Date: Thu, 18 Jul 1996 08:47:31 -0400
Subject: engine inertia and power loads

Mr. Norman Garrett recently suggested that 8 psi boost applied to his
1.6 Miata was damaging the engine. The suggestion was clear that
Mr. Garrett believed the power loads induced by the 8 psi boost are
causing deterioration of the piston. Further, he seems to suggest
anyone using 8 psi will experience the same problem. This was evident,
to Mr.Garrett, in the increasing engine noise attributed to piston

I would not doubt Mr. Garrett's engine is failing, but I do not agree
with the cause.

My reasons for disagreeing are:
1. Mazda chose to run significantly more than 8 psi when the Miata 1.6
engine was a 323 GTX turbo engine. The piston casting is the same, but
the compression ratio was less.
2. Considerable personal and business related experience of running 8
to 10 psi in the Miata engine for 6 years.
3. Load calculations. 

I have calculated the loads caused by both inertia and burning gas
pressure under 8 psi boost and redline rpm conditions. These
calculations show that the loads induced by the inertia of the parts
(approx 5200 lbs at TDC and BDC, for piston, pin, & rod) at 7000 rpm
exceed the loads created by the burning gasses pushing down on the
piston. (approx 5000 lbs at 8 psi boost) In other words, the inertia
loads already existing in a stock engine slightly exceed the power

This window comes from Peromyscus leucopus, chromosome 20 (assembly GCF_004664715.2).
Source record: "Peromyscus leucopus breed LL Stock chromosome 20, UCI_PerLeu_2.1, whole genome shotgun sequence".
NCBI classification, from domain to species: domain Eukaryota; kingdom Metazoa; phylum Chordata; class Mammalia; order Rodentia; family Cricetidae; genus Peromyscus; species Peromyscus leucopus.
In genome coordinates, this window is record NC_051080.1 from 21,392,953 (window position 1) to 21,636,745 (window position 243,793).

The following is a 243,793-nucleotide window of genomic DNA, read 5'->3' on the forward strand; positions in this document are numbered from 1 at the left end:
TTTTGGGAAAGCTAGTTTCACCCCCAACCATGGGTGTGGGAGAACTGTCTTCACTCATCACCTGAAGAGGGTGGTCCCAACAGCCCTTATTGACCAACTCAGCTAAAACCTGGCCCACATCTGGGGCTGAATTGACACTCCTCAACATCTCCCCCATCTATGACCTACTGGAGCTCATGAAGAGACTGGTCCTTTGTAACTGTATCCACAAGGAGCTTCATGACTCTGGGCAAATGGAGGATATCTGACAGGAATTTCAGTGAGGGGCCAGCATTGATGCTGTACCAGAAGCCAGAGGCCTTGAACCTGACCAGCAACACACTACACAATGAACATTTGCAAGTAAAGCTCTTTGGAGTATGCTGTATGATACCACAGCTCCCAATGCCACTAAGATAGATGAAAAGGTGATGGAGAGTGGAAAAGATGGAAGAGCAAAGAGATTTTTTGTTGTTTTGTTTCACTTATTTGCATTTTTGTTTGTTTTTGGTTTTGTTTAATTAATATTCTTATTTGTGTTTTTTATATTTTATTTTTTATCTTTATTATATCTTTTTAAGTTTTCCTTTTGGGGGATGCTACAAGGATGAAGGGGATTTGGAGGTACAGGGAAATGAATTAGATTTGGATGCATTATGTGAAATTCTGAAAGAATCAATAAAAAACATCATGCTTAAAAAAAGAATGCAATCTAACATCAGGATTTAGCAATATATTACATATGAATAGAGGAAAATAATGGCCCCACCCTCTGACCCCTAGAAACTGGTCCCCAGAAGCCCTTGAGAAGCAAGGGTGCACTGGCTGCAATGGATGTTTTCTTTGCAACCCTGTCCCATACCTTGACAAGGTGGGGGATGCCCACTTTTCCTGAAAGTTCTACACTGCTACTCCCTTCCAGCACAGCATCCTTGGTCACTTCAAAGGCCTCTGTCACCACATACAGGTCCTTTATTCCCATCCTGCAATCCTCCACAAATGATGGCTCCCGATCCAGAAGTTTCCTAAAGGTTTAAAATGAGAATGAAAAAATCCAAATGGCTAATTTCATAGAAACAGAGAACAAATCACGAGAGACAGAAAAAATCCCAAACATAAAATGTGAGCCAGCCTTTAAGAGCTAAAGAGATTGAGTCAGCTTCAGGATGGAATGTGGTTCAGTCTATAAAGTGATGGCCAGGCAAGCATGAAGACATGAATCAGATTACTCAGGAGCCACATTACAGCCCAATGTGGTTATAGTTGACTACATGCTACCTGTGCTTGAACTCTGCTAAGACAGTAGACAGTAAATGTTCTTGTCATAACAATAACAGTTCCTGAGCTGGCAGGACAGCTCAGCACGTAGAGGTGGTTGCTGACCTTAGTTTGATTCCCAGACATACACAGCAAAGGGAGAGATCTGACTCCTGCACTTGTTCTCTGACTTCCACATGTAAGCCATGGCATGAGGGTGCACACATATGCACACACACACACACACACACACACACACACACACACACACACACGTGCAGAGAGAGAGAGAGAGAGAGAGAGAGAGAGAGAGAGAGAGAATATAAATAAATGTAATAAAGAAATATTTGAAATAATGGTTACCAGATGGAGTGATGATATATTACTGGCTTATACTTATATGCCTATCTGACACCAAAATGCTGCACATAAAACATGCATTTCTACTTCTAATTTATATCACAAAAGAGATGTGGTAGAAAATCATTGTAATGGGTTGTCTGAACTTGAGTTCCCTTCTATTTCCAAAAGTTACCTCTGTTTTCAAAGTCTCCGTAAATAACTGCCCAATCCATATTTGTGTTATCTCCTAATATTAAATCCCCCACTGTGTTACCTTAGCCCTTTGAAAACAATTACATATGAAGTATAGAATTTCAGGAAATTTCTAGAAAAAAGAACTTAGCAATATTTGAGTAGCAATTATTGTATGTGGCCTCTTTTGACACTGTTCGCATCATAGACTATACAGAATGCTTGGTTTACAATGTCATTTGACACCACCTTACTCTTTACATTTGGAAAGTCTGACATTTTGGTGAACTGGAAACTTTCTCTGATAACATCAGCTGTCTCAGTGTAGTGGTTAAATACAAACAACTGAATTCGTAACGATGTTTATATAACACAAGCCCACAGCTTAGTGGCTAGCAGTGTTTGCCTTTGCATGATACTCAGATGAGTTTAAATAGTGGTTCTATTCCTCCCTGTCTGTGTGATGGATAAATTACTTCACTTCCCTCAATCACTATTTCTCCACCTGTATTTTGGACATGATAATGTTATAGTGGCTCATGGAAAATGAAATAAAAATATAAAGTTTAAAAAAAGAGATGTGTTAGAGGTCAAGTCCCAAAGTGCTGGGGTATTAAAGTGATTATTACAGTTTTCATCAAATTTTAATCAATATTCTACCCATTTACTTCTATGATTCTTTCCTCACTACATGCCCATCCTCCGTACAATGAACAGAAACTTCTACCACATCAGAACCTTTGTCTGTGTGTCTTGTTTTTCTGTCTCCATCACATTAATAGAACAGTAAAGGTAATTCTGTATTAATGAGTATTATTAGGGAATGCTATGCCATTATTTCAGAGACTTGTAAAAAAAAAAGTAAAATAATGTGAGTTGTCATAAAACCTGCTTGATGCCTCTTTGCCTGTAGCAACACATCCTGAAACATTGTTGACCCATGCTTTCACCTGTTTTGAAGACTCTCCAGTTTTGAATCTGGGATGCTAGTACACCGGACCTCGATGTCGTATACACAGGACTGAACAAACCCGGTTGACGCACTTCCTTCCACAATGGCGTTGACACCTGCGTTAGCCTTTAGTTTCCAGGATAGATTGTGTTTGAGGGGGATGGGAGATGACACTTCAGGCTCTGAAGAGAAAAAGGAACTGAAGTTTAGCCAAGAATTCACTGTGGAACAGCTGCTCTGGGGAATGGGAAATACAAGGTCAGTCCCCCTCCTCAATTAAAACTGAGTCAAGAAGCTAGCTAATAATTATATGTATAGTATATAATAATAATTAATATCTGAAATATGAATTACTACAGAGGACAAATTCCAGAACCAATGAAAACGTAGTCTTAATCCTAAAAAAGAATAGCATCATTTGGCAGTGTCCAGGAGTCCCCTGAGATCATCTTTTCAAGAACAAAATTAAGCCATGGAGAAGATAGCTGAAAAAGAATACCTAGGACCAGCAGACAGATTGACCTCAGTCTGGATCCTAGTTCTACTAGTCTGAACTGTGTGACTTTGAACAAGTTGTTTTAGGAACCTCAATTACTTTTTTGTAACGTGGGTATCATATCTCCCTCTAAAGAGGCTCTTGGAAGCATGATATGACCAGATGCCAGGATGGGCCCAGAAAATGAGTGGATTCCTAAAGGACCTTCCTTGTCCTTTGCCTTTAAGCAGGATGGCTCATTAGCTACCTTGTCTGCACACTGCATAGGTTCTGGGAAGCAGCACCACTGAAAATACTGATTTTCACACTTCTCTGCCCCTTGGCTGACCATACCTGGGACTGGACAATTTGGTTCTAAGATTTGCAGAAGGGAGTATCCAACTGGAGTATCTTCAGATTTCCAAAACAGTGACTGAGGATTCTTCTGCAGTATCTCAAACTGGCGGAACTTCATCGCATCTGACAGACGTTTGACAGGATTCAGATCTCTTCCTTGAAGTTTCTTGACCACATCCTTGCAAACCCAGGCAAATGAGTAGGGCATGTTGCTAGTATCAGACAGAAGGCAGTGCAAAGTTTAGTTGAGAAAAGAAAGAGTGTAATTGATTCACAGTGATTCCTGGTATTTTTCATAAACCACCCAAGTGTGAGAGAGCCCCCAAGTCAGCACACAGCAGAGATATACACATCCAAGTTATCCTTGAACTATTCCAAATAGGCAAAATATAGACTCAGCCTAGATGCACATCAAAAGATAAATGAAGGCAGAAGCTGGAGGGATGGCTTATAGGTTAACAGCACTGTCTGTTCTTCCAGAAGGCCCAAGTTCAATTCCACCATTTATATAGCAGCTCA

loads of 8 psi boost. To arrive at these numbers I used equations from
the Bosch Automotive handbook, weights and dimensions of stock parts,
and cylinder pressure data kindly given to me by Super Flow
Corporation, of Colorado Springs.

The calculations show three other interesting load conditions:

1. The highest compressive load in the conrod occurs at bottom dead
center at redline, until boost pressure exceeds approximately 13/14
psi. Above 13/14 psi boost pressure, the maximum load point shifts to
around 50/70 degrees after TDC.

2. The most destructive load of all is the tension in the
rod/pin/piston assembly at top dead center on the exhaust stroke when
the intake and exhaust valves are open..

3. When the inertia load is high in tension (near TDC), and the power
load is at a maximum in compression, (also near TDC) the two loads
actually subtract from each other to sum into the combined load.

I feel it is relatively obvious that mechanical loads of 8 psi boost
do not damage a Miata engine. In fact, it is fair to say that power
loads don't even tickle its tummy.

Now, heat in the intake charge is a different matter, but, another

I will gladly share more details/info with anyone.

Corky Bell